I seem to have run out of words. The few phrasings I manage to pull together over and over again are far too familiar. I feel lost, I inevitably write. I've lost something. Maybe this 'writing' has never been easy, precisely, but here I flounder in a manner I cannot pinpoint. It used to be easier, right? I have nothing new to say; I lack color. I don't want to whine. Rather, I want to fix myself before any difference is noticed. I lack the muster to create something solid enough to say aloud. I feel disjointed, ungrounded, and unendingly transient.
I manage to (sometimes) fool myself with the idea that lies count only in what is said. Yet I am oh so practiced in the art of silence, which can be something very like lying.
The line that separates acceptance from detachment is blurred. Sometimes, in unexpected quiet or crushing noise, the things I have cast aside come back and lock the breath inside my chest. To pause against the rush is to urgently attempt to recollect and restore all things. I ate lunch an hour late today. I need to send an email. There is homework to tackle, more homework than I can accomplish in twelve lifetimes. He... no. No, I can't. Not now. It hurts.
I like to forget the cracks.
There are a lot of things I like to forget about myself, and often do by either design or total accident. I like to forget great swathes of time, and often do. I like to forget, especially, that I spent six years of my childhood overseas. My memories lack distinction, skewed just so to promote the most graceful of stomach flips. I remember then in a tangle of bleached picture memories and bitter whisperings; I like to pretend that then wasn't. I like to pretend that then is completely removed from now.
I like to forget that my father is problematic and that the years I have spent painfully toeing the line (et freaking cetera) are a nearly direct result of this, erm, "difficulty." I draw a blank for a moment when questioned about him; he tends to surface just long enough to wreak total havoc while playing the part of the victim, yet even this streamlined approximation doesn't feel fit for sharing with most. I don't hate my father for a heaping conglomeration of reasons, but the fact that so many (acquaintances, often) choose to defend him is head on desk amusing to me and enough to keep me quiet.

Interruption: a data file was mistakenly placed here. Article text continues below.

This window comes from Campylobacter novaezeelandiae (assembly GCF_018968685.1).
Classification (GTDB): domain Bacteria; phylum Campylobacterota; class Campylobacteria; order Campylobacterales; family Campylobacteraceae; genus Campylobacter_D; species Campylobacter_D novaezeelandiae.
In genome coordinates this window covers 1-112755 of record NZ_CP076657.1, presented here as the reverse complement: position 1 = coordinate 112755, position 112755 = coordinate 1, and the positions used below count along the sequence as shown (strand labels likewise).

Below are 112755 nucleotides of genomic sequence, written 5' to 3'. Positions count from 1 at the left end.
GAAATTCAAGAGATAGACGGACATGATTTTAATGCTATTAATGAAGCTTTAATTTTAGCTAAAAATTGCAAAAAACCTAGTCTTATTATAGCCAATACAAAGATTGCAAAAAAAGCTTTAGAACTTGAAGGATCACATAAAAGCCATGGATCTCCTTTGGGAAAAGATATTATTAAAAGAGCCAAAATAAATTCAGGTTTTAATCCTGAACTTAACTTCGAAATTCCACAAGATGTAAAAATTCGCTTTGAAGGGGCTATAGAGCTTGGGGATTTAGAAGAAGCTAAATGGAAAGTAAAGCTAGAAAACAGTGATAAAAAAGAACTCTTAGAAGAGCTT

For whatever it's worth, writing does feel more difficult now. I have had this post in development for a week and have yet to decide what I mean by it. I switch sentences around at a frantic snail's pace, unable to make head nor tail of what I am saying. The words are all the same.
I want to tell you about college, but I feel as though I have lost the drawstrings with which to pull ends together into something sensical. I want to tell you about the guy who jaunted down the main pathway near the library on a fine Friday morning, hair a flop of wet curls framing sunglasses. He carried a vintage briefcase somehow transformed into a boombox, which sputtered a hip hop beat as he passed.
From my perch on a hanging bench, I watched people for an hour before the fountain behind me was shut off for maintenance. The white noise that had before masked the sound of footsteps and laughter suddenly gone, the already off kilter feeling of familiarity in the air dissipated.
There is an amount of comfort in knowing something well enough to make movements without worrying deeply. The harsh angles of the new are easier to navigate once you have gotten to know them. Yet the longer I consider perspective, the less I am sure of it. The stasis is intermittent. People change, the weather changes, and we move through the shifting chaos.
The all encompassing dilemma.